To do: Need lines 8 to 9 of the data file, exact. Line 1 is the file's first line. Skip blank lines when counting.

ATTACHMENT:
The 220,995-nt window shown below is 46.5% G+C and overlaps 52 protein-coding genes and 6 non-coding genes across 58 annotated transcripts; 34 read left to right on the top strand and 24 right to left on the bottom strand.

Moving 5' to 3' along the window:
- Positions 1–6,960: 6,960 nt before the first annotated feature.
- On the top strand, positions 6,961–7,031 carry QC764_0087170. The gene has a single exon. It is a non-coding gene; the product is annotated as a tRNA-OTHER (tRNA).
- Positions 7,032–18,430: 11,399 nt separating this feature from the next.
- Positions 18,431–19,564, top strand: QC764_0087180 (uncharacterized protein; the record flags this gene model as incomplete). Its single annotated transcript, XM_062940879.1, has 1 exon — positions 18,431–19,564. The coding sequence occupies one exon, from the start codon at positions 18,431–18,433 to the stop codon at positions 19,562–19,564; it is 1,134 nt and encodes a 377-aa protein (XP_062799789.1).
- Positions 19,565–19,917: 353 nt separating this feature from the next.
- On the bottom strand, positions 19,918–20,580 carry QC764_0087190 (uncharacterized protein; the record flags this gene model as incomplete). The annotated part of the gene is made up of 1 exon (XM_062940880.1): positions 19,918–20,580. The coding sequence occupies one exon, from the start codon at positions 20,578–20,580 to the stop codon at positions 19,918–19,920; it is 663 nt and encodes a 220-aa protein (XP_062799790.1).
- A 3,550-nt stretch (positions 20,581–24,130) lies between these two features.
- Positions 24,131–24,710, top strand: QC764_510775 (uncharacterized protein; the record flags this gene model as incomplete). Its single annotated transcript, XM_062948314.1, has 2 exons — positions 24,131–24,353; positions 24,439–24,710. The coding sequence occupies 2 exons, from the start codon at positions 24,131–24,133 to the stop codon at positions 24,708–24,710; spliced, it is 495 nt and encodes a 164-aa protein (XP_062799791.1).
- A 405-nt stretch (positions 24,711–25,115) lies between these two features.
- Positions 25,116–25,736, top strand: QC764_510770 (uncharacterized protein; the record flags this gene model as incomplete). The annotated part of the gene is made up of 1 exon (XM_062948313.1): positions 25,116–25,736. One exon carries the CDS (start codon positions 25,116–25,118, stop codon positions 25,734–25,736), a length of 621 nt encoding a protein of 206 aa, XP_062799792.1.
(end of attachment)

- On the bottom strand, positions 19,918–20,580 carry QC764_0087190 (uncharacterized protein; the record flags this gene model as incomplete). The annotated part of the gene is made up of 1 exon (XM_062940880.1): positions 19,918–20,580. The coding sequence occupies one exon, from the start codon at positions 20,578–20,580 to the stop codon at positions 19,918–19,920; it is 663 nt and encodes a 220-aa protein (XP_062799790.1).
- A 3,550-nt stretch (positions 20,581–24,130) lies between these two features.